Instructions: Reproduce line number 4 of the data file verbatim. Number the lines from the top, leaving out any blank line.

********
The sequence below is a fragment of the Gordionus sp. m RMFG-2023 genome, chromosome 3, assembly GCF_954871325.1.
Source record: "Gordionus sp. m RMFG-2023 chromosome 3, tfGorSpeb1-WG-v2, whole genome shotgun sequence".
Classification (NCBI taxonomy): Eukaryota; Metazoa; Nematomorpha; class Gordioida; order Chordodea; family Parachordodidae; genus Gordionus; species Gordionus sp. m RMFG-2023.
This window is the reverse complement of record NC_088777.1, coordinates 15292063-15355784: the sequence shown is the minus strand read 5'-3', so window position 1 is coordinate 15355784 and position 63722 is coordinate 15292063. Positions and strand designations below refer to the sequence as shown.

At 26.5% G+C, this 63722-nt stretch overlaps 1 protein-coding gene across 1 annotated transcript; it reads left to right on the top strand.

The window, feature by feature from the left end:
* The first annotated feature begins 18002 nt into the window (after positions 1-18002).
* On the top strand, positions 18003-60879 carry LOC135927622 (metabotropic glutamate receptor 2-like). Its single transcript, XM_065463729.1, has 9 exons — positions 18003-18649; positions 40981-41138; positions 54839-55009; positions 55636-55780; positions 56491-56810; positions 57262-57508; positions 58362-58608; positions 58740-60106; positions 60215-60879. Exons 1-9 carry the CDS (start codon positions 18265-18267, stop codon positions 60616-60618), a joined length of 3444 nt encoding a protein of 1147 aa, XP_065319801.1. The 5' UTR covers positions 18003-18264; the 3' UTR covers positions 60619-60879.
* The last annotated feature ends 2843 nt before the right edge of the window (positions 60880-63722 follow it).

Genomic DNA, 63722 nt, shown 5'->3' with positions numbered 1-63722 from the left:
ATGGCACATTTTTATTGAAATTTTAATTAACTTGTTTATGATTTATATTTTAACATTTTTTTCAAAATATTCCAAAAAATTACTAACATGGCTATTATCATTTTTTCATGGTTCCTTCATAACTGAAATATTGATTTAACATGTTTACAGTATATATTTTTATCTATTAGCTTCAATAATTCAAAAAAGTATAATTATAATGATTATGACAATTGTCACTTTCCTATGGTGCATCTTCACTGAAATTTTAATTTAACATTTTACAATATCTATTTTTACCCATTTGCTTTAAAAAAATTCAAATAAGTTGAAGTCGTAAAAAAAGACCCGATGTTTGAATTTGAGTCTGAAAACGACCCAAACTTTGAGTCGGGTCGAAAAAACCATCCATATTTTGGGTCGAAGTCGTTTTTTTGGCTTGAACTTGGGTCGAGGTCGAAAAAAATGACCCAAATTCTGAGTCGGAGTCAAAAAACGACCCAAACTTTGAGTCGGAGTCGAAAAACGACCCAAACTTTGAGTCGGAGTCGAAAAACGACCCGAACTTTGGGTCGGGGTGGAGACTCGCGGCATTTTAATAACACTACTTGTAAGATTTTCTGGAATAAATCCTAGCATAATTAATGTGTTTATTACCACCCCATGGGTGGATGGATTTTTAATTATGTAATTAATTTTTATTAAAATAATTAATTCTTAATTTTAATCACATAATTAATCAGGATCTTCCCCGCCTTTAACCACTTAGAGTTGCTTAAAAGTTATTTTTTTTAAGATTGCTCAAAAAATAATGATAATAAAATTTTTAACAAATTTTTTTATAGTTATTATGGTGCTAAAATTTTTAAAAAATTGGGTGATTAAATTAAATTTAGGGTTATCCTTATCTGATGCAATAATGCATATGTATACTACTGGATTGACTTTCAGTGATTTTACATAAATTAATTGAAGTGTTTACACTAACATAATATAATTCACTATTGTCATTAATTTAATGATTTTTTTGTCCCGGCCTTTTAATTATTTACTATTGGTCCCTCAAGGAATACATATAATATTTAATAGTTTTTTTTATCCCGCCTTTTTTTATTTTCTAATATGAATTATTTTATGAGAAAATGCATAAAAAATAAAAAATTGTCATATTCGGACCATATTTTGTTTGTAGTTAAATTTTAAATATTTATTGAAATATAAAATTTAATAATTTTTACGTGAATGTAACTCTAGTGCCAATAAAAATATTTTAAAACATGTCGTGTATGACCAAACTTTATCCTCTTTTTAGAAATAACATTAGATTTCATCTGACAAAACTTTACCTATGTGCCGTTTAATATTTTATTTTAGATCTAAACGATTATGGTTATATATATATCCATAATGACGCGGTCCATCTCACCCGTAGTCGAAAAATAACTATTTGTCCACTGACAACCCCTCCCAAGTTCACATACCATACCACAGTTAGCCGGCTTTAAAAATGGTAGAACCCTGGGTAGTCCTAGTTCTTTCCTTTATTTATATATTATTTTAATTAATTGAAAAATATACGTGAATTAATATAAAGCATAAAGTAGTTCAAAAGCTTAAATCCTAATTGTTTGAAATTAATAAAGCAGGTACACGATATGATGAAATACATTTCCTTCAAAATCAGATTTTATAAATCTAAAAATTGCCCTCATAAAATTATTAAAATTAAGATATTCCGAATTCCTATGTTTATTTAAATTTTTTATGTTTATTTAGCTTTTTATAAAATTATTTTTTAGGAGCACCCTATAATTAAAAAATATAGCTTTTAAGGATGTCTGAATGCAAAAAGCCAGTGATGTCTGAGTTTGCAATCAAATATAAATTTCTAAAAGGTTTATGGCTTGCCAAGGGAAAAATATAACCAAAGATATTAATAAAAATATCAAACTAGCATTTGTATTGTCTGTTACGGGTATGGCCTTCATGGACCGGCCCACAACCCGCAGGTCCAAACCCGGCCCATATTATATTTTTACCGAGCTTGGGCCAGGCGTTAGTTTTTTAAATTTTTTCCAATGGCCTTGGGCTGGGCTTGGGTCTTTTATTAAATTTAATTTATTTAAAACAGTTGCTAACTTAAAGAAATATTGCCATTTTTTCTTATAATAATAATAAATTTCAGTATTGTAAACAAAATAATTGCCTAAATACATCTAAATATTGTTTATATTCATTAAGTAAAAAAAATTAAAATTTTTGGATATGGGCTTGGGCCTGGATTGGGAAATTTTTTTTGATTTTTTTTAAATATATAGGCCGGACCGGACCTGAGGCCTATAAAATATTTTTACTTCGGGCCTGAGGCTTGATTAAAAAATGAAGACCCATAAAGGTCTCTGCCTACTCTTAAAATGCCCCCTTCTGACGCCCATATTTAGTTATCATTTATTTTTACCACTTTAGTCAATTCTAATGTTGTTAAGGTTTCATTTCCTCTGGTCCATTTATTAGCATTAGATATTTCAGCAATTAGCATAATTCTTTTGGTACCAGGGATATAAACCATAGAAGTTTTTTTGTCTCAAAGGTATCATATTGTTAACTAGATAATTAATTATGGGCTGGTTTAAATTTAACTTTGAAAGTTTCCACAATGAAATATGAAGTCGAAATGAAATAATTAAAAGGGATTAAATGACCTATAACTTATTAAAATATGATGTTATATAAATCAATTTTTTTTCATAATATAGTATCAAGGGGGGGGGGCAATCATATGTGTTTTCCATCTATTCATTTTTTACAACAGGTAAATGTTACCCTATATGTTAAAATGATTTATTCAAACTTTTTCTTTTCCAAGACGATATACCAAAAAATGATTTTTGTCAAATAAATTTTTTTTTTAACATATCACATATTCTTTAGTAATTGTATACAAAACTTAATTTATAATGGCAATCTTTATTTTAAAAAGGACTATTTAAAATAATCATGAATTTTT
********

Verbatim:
This window is the reverse complement of record NC_088777.1, coordinates 15292063-15355784: the sequence shown is the minus strand read 5'-3', so window position 1 is coordinate 15355784 and position 63722 is coordinate 15292063. Positions and strand designations below refer to the sequence as shown.